After last February’s article I got a lot of request for higher quality vinyl rips of the songs. Many of the albums are in poor condition or are vinyl copies of a copy so getting pristine original versions is not an easy task. Luckily one of my close friends Robert Yang aka Robot Hustle from the Honey Sound System crew in San Francisco is also into vintage Chinese vinyl scores. American born with Taiwanese roots, Robert has traveled all the main hot spots in Hong Kong, Singapore, and Taiwan picking up the best of those early records.

Recently Mr. Hustle showcased some of his Chinese records on Tim Sweeney’s infamous Beats in Space radio show. You can check out that full hour mix right here. However, there is no track listing so start studying up on your 70s Cantonese funk. Robert cleaned up and re-released two of his favorite artists that were also featured in my February article -- Chen Qion Mei and Sum Sum + Pan Pan. You can download those high quality WAV files for free below [VPN Required]:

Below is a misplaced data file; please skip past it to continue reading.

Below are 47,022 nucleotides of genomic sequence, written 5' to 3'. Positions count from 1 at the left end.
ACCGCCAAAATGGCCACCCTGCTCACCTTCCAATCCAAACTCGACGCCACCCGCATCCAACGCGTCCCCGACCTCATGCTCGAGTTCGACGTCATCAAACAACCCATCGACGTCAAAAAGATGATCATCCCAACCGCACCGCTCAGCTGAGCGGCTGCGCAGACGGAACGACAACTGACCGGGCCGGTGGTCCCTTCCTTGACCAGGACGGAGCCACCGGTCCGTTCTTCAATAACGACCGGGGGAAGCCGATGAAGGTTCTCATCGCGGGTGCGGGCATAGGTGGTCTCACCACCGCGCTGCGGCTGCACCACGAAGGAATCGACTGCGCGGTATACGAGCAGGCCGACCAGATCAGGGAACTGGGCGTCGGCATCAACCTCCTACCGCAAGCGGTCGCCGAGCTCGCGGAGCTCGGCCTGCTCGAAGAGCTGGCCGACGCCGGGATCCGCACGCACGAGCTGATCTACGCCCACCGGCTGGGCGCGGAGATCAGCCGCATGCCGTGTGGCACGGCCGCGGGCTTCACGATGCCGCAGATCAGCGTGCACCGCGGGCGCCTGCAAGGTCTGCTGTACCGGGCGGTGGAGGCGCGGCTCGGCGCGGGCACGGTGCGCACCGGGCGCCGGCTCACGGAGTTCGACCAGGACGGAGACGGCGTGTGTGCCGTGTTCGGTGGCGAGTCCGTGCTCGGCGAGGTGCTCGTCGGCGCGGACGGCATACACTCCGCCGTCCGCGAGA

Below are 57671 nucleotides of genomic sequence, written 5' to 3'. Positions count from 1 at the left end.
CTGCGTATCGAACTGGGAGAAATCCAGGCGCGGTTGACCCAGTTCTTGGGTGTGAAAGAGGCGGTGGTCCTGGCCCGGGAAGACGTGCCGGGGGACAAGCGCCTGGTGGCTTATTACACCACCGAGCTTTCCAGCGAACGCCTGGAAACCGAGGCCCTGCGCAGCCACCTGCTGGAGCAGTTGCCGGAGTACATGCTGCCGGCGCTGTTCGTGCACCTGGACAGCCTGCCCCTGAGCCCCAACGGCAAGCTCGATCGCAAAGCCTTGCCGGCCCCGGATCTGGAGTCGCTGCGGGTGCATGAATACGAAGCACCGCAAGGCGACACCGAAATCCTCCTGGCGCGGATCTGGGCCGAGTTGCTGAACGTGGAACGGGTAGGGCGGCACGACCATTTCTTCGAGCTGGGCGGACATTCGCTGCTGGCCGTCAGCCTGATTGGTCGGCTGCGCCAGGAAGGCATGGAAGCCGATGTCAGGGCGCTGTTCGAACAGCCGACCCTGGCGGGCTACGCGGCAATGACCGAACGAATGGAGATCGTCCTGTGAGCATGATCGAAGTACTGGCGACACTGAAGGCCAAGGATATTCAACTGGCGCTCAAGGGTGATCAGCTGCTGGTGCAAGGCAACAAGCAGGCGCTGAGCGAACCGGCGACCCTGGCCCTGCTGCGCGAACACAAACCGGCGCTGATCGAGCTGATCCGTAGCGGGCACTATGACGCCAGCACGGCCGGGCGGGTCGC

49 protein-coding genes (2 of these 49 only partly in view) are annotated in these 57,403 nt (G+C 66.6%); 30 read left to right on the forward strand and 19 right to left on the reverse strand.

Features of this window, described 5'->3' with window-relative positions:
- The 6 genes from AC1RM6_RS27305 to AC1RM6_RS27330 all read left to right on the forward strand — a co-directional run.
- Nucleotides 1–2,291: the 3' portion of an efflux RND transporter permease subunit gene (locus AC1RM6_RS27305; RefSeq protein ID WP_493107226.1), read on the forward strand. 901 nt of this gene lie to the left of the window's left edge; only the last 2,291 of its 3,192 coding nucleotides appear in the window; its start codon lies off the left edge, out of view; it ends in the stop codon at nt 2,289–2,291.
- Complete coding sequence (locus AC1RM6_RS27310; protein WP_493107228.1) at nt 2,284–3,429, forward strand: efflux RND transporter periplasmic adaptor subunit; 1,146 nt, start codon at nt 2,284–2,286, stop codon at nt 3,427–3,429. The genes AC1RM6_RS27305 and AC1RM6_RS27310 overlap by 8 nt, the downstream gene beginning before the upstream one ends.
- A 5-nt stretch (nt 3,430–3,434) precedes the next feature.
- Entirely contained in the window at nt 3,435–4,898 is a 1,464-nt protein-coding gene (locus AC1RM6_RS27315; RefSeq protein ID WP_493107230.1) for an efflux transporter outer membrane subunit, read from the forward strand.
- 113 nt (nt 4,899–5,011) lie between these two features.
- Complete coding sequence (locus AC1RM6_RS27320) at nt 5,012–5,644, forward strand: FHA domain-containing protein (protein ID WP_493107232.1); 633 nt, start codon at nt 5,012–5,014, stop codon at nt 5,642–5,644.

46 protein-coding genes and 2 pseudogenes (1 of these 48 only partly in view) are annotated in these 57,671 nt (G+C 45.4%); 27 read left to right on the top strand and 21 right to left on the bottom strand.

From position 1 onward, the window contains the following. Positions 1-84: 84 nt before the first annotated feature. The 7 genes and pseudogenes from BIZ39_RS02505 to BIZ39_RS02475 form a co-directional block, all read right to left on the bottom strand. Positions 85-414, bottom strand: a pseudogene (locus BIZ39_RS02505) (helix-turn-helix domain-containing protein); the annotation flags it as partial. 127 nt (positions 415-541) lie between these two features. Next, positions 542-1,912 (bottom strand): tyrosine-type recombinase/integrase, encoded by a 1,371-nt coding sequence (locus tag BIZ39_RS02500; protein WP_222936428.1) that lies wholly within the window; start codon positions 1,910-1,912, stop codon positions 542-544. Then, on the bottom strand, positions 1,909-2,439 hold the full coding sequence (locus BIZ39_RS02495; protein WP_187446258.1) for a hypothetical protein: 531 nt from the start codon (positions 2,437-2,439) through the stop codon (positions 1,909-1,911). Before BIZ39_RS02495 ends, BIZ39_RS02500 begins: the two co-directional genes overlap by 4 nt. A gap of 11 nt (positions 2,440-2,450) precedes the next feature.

Chen Qiong Mei - Sounds of Chen Qiong Mei (Robot Hustle Mix)

Sum Sum + Pan Pan - Legend of Phoenix Sound Track (Robot Hustle Mix)

Lara & The Trailers (櫻櫻和特麗樂隊)

One of the most famous singers slinging that 60s psych in Mandarin went by the name Lara. Backed by her band the Trailers, they churned out some of the best pop rock of the day. Covering famous acts like the Clovers and Beatles, Lara and the Trailers also laid down originals that were famous throughout Southeast Asia. You can just feel those Singapore clubs jumping to The Trailers' organ heavy chords with wall to wall go-go dancers. Let’s kick things off with "Run for Your Life" followed by a Mandarin cover of "Love Potion Number 9."